STADA identified 140 leadership roles – equivalent to roughly 1% of the whole organization – that would be pivotal in spreading these values and made sure they found the best people in the industry to hire them. The opportunity to work in an entrepreneurial environment where fast decisions were valued was a major draw for many industry veterans who had grown weary of momentum-clogging bureaucracy at their own organizations – and for STADA insiders who welcomed the change.

Entrepreneurialism and accountability go hand in hand

So, how did Goldschmidt manage to ensure that STADA’s free-wheeling, can-do spirit wouldn’t get crushed by the controls and processes that are essential to operate in the highly regulated pharmaceutical industry and in a big company of about 14,000 people?

“Our industry is more regulated than a lot of other industries, but, you’re still responsible for how fast you take decisions and how fast people can move themselves from having an idea to execution of an action,” he said. “And how far do you have to escalate when you need additional investments for your business cases? That’s something we try to address when we talk with our leadership team about entrepreneurialism.”

Another way the firm encouraged an entrepreneurial ethos was by asking employees around the world to submit business cases – and not just ideas which competed for funding, said Goldschmidt. Known as “STADA Plus”, the program enables participants to come up with cases that the company could implement in existing and new markets, and which would help to drive growth.

While not all cases will work out, the aim is to foster a venture-capital like mindset that recognizes that the wins will outweigh the losses. “You have to live with the fact that something fails. But big picture, the great successes compensate by far the areas where we fail,” he said.

So how does STADA encourage its almost 14,000 employees to strike the right balance between risk-taking and achieving clear targets?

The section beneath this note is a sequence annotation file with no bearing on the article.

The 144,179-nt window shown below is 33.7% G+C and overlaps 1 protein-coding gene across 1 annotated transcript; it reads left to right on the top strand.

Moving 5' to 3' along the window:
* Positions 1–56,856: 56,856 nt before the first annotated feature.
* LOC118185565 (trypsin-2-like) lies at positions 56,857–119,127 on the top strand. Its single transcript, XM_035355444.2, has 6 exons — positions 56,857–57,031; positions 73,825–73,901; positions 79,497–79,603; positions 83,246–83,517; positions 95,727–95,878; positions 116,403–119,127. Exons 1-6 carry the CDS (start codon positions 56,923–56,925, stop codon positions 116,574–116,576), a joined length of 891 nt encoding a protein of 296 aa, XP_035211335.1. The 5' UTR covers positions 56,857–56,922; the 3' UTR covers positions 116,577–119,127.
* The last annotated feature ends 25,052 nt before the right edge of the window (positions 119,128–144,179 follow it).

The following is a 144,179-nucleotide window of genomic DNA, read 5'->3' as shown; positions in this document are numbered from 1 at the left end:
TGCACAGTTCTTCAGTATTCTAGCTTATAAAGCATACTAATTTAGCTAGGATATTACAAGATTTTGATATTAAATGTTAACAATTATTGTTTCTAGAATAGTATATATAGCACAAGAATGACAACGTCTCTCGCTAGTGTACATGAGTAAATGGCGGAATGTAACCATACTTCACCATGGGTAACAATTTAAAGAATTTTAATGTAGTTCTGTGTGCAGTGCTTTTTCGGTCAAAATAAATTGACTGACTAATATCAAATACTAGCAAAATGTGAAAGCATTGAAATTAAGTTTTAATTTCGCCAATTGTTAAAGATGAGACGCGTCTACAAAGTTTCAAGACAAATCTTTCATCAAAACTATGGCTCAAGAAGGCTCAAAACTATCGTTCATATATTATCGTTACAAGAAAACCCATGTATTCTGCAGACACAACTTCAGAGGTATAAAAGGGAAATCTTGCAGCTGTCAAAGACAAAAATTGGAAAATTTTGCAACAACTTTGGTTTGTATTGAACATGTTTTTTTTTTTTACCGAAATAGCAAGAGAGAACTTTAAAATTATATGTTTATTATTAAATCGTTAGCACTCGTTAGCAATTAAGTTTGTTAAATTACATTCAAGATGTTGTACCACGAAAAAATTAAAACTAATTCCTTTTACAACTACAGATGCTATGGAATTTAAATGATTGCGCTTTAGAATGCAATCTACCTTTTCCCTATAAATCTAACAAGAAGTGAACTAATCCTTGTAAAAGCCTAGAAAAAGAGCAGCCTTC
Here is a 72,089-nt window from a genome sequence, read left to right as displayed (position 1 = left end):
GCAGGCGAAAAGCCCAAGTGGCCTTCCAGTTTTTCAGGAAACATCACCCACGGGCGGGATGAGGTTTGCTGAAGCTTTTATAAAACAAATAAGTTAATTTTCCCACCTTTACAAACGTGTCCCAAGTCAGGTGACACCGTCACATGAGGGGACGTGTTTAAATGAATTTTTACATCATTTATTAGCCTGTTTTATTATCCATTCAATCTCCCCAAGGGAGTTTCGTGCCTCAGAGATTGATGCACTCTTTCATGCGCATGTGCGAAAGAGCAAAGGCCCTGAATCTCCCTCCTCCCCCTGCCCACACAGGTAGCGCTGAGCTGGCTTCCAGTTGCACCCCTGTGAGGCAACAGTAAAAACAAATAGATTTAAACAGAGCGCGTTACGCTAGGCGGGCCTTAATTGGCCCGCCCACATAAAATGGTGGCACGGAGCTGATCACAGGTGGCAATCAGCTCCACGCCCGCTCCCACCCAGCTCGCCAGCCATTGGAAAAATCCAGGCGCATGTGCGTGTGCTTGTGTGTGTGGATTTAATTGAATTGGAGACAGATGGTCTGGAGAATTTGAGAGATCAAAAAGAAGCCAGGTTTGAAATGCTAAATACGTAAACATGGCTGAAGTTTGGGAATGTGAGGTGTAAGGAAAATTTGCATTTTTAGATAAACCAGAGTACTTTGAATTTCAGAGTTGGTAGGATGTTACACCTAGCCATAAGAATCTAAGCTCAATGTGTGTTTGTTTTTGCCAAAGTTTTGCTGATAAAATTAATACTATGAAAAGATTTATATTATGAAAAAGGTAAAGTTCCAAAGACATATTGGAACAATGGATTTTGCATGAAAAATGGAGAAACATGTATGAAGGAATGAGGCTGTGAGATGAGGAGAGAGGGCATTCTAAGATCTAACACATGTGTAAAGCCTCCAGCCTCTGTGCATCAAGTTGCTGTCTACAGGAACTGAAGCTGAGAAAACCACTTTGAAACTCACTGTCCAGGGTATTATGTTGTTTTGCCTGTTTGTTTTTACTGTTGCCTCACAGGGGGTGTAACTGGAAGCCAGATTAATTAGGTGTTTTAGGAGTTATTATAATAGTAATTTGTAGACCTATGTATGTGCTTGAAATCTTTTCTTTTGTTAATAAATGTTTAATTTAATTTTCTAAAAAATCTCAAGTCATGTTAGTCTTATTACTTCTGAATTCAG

“Entrepreneurship is something which is really related to being creative, but at the same time being fully accountable,” explained Goldschmidt. “If you as an entrepreneur open something up, a start-up, you convince people to give you money. You invest your own money. You want to be pretty sure that it’s bold, but at the same time, you’re sure and convinced and have a clear plan that it will fly.”

At STADA this means that executives across all functions are encouraged to take ownership and accountability of their business decisions, he added.

Pick up the phone to your colleagues

Another challenge was to balance STADA’s local, on-the-ground agility with the need to implement global structures and share knowledge across country borders to drive productivity. The company needed to be both local and global as embodied by its One STADA value.

“One STADA means if you are an individual, one of the 14,000, you have access to 14,000 other people,” said Goldschmidt. “That means if you see or hear that something happened well in China, or happened well in Vietnam, or in Portugal and the UK, pick up the phone and make a virtual meeting with people who have similar products who are working on the same problems or opportunities.”